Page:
Atmosphere/Attitude: 10. GBLI is a meathead-free zone. Everyone really adopts the family/bjj for everyone mentality. I haven't met a jerk yet, seriously. Very little ego on the mat and lots of good sportsmanship. I consider my JJJ school to be fantastic in this area, and I've found GBLI to be just as good. I still bow when entering and leaving the mat (old habit that will never be broken) and according to GB "rules" everyone is supposed to do the same... but no one worries about it too much, if you bow, great, if not, no sweat. The GB rules are there on the wall, but I don't think anyone in the school takes them to be commandments. Attitude is always laid back when not training, and always intense when we are. Perfect balance.
Striking Instruction: N/A (haven't had a class yet)
Grappling instruction: 10. See above description of class structure. It's awesome.
Weapons: N/A. No exp here, I would doubt that it's taught, but I can't say for sure.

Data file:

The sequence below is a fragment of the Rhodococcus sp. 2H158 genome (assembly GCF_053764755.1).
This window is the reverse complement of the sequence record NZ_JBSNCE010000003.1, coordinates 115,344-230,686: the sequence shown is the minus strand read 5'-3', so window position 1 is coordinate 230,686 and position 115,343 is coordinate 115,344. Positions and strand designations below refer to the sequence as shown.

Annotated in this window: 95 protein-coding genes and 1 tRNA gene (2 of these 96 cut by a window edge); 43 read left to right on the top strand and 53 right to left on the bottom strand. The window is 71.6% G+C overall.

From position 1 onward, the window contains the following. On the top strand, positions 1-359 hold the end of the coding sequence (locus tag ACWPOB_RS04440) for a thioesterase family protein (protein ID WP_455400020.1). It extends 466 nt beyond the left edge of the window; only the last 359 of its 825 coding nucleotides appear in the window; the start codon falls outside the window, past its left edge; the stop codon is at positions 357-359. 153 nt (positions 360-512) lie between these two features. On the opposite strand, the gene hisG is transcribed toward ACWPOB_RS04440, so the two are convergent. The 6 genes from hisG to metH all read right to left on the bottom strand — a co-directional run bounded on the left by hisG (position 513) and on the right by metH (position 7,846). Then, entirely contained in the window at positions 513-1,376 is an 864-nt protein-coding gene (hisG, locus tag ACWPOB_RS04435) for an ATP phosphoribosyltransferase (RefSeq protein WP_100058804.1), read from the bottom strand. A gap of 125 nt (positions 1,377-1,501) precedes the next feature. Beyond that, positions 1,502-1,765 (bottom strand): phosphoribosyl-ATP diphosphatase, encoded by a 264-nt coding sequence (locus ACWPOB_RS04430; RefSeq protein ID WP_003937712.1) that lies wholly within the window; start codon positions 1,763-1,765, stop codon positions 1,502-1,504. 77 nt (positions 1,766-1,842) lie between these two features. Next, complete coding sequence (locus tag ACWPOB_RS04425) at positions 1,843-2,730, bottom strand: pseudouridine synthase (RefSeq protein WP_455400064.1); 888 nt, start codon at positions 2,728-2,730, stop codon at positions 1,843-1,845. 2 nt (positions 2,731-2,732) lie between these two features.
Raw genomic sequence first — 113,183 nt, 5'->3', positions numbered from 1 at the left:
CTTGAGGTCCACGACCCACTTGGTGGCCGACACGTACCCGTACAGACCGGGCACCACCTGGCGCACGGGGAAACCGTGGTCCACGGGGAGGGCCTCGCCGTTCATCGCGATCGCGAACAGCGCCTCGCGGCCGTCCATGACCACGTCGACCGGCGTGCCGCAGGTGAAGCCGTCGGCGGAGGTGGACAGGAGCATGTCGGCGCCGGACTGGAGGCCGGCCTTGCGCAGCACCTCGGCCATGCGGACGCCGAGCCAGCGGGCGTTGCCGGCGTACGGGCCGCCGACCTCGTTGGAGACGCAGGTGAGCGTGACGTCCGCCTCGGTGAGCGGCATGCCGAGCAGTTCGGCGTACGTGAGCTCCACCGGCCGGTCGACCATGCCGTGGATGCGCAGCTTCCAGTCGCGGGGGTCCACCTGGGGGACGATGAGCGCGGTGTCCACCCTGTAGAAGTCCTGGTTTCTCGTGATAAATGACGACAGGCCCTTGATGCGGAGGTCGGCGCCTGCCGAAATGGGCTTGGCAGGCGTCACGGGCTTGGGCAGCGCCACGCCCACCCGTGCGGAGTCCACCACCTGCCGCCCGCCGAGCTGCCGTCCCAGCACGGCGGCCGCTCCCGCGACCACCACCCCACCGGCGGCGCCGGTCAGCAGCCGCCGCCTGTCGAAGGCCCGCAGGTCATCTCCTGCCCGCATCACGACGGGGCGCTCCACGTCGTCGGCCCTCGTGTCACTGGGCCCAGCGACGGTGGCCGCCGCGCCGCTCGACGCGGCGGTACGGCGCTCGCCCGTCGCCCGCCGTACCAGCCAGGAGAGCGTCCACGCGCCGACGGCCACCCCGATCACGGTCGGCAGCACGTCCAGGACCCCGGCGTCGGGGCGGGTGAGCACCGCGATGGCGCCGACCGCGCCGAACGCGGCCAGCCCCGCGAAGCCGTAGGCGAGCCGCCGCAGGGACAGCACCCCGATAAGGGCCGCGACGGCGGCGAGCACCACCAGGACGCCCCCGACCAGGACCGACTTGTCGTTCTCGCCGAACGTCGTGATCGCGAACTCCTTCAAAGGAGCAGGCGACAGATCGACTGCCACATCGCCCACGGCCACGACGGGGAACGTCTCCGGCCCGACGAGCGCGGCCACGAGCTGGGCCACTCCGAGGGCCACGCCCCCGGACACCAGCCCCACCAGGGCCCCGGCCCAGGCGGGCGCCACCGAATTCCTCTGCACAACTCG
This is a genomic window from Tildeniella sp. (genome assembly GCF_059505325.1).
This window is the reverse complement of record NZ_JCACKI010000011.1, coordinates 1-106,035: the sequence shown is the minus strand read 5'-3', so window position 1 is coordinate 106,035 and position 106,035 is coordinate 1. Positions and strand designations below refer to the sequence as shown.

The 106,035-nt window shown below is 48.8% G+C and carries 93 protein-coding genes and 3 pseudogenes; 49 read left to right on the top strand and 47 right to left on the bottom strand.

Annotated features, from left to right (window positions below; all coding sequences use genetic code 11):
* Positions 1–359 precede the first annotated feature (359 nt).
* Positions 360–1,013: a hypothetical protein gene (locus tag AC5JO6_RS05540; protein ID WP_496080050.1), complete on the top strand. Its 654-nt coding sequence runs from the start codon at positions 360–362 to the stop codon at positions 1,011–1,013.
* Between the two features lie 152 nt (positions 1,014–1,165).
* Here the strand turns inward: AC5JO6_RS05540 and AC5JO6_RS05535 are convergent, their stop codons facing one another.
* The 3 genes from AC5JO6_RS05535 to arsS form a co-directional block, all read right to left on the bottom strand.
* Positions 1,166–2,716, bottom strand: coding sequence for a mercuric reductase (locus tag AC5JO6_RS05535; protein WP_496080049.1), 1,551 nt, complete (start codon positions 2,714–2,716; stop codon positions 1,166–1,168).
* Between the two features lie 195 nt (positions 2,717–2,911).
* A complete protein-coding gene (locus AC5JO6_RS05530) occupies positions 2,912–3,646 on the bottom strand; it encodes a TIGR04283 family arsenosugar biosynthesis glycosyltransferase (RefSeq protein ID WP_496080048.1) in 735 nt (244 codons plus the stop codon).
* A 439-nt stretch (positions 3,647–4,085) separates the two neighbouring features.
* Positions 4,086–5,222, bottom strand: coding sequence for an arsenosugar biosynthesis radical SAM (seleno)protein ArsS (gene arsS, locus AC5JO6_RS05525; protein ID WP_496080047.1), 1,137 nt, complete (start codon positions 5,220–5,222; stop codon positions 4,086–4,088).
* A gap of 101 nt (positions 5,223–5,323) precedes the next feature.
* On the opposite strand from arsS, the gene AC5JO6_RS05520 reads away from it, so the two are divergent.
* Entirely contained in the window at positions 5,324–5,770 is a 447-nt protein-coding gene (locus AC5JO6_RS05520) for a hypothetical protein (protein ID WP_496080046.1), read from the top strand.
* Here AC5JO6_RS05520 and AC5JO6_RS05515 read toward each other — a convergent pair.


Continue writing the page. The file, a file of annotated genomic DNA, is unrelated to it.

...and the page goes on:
Cost: I signed up in January under a promotion and got my 1st month, a GB gi, and a 45 minute private class (haven't done it yet) for 199. Very good deal. Fundamentals program runs 155/mo for unlimited (I think there are 5 or 6 sessions per week). Advanced class tacks on 25/mo and roughly doubles the amount of class time.
Overall a great place to train. Family atmosphere, great instruction, nice facilities.
I'll update this as I progress, but perhaps someone already on one of the more advanced tracks will chime in and offer an opinion.
Hope it helps!
Last edited by goshinbudoJJ; 2/15/2013 3:56pm at .